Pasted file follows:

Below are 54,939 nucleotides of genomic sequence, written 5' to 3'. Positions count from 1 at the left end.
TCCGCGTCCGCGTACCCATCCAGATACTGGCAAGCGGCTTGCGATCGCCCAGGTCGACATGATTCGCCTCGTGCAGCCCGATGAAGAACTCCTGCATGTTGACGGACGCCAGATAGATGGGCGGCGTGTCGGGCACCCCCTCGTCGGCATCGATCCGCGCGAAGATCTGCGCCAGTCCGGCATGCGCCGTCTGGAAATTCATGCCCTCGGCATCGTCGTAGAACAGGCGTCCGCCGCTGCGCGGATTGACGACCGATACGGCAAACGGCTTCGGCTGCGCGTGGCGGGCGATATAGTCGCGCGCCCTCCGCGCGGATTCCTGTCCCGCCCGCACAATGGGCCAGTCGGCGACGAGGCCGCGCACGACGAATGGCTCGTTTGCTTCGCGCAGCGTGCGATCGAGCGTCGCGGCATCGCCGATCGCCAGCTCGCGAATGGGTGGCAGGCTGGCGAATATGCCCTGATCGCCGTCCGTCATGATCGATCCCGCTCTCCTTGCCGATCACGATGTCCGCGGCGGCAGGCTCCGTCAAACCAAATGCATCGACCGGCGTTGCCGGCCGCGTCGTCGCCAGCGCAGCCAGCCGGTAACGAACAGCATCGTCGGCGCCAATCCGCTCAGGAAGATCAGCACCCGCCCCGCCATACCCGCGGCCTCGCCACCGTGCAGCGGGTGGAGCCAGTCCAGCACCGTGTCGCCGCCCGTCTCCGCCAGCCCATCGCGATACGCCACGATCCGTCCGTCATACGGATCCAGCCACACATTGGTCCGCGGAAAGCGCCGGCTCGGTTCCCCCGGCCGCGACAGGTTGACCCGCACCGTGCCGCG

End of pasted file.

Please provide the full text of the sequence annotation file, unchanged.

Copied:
Below are 54,939 nucleotides of genomic sequence, written 5' to 3'. Positions count from 1 at the left end.
TCCGCGTCCGCGTACCCATCCAGATACTGGCAAGCGGCTTGCGATCGCCCAGGTCGACATGATTCGCCTCGTGCAGCCCGATGAAGAACTCCTGCATGTTGACGGACGCCAGATAGATGGGCGGCGTGTCGGGCACCCCCTCGTCGGCATCGATCCGCGCGAAGATCTGCGCCAGTCCGGCATGCGCCGTCTGGAAATTCATGCCCTCGGCATCGTCGTAGAACAGGCGTCCGCCGCTGCGCGGATTGACGACCGATACGGCAAACGGCTTCGGCTGCGCGTGGCGGGCGATATAGTCGCGCGCCCTCCGCGCGGATTCCTGTCCCGCCCGCACAATGGGCCAGTCGGCGACGAGGCCGCGCACGACGAATGGCTCGTTTGCTTCGCGCAGCGTGCGATCGAGCGTCGCGGCATCGCCGATCGCCAGCTCGCGAATGGGTGGCAGGCTGGCGAATATGCCCTGATCGCCGTCCGTCATGATCGATCCCGCTCTCCTTGCCGATCACGATGTCCGCGGCGGCAGGCTCCGTCAAACCAAATGCATCGACCGGCGTTGCCGGCCGCGTCGTCGCCAGCGCAGCCAGCCGGTAACGAACAGCATCGTCGGCGCCAATCCGCTCAGGAAGATCAGCACCCGCCCCGCCATACCCGCGGCCTCGCCACCGTGCAGCGGGTGGAGCCAGTCCAGCACCGTGTCGCCGCCCGTCTCCGCCAGCCCATCGCGATACGCCACGATCCGTCCGTCATACGGATCCAGCCACACATTGGTCCGCGGAAAGCGCCGGCTCGGTTCCCCCGGCCGCGACAGGTTGACCCGCACCGTGCCGCG